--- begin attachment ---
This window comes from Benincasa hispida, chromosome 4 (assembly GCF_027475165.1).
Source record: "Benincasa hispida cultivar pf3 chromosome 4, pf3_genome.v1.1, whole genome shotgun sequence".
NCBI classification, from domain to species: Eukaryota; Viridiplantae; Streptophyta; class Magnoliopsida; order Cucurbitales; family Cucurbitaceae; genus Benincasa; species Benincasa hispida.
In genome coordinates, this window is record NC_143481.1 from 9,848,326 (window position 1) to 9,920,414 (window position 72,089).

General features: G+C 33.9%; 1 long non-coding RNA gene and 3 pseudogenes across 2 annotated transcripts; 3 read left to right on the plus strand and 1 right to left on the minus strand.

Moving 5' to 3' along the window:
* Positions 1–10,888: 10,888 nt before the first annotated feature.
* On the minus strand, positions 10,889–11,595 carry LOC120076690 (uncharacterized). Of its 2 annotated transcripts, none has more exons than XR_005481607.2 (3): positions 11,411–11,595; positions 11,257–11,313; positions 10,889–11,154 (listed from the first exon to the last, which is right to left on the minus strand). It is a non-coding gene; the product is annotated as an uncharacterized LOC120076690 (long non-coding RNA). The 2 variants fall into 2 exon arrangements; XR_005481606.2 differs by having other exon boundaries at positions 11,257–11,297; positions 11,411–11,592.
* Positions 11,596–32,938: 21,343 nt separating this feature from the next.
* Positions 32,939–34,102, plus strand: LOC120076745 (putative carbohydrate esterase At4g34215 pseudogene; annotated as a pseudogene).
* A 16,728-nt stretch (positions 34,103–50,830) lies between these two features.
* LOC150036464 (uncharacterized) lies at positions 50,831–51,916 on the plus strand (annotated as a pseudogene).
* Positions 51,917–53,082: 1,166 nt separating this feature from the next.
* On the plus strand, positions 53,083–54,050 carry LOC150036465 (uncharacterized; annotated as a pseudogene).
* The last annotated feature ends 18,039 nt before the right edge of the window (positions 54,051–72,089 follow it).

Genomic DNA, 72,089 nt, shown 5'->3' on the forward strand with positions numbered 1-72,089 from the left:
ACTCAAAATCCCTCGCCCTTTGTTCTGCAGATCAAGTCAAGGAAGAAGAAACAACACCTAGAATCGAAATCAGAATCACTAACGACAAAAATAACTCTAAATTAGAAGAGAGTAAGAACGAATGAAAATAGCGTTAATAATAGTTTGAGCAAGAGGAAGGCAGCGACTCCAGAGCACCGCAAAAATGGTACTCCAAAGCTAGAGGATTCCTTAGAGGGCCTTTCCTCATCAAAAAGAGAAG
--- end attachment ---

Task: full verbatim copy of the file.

This window comes from Benincasa hispida, chromosome 4 (assembly GCF_027475165.1).
Source record: "Benincasa hispida cultivar pf3 chromosome 4, pf3_genome.v1.1, whole genome shotgun sequence".
NCBI classification, from domain to species: Eukaryota; Viridiplantae; Streptophyta; class Magnoliopsida; order Cucurbitales; family Cucurbitaceae; genus Benincasa; species Benincasa hispida.
In genome coordinates, this window is record NC_143481.1 from 9,848,326 (window position 1) to 9,920,414 (window position 72,089).

General features: G+C 33.9%; 1 long non-coding RNA gene and 3 pseudogenes across 2 annotated transcripts; 3 read left to right on the plus strand and 1 right to left on the minus strand.

Moving 5' to 3' along the window:
* Positions 1–10,888: 10,888 nt before the first annotated feature.
* On the minus strand, positions 10,889–11,595 carry LOC120076690 (uncharacterized). Of its 2 annotated transcripts, none has more exons than XR_005481607.2 (3): positions 11,411–11,595; positions 11,257–11,313; positions 10,889–11,154 (listed from the first exon to the last, which is right to left on the minus strand). It is a non-coding gene; the product is annotated as an uncharacterized LOC120076690 (long non-coding RNA). The 2 variants fall into 2 exon arrangements; XR_005481606.2 differs by having other exon boundaries at positions 11,257–11,297; positions 11,411–11,592.
* Positions 11,596–32,938: 21,343 nt separating this feature from the next.
* Positions 32,939–34,102, plus strand: LOC120076745 (putative carbohydrate esterase At4g34215 pseudogene; annotated as a pseudogene).
* A 16,728-nt stretch (positions 34,103–50,830) lies between these two features.
* LOC150036464 (uncharacterized) lies at positions 50,831–51,916 on the plus strand (annotated as a pseudogene).
* Positions 51,917–53,082: 1,166 nt separating this feature from the next.
* On the plus strand, positions 53,083–54,050 carry LOC150036465 (uncharacterized; annotated as a pseudogene).
* The last annotated feature ends 18,039 nt before the right edge of the window (positions 54,051–72,089 follow it).

Genomic DNA, 72,089 nt, shown 5'->3' on the forward strand with positions numbered 1-72,089 from the left:
ACTCAAAATCCCTCGCCCTTTGTTCTGCAGATCAAGTCAAGGAAGAAGAAACAACACCTAGAATCGAAATCAGAATCACTAACGACAAAAATAACTCTAAATTAGAAGAGAGTAAGAACGAATGAAAATAGCGTTAATAATAGTTTGAGCAAGAGGAAGGCAGCGACTCCAGAGCACCGCAAAAATGGTACTCCAAAGCTAGAGGATTCCTTAGAGGGCCTTTCCTCATCAAAAAGAGAAG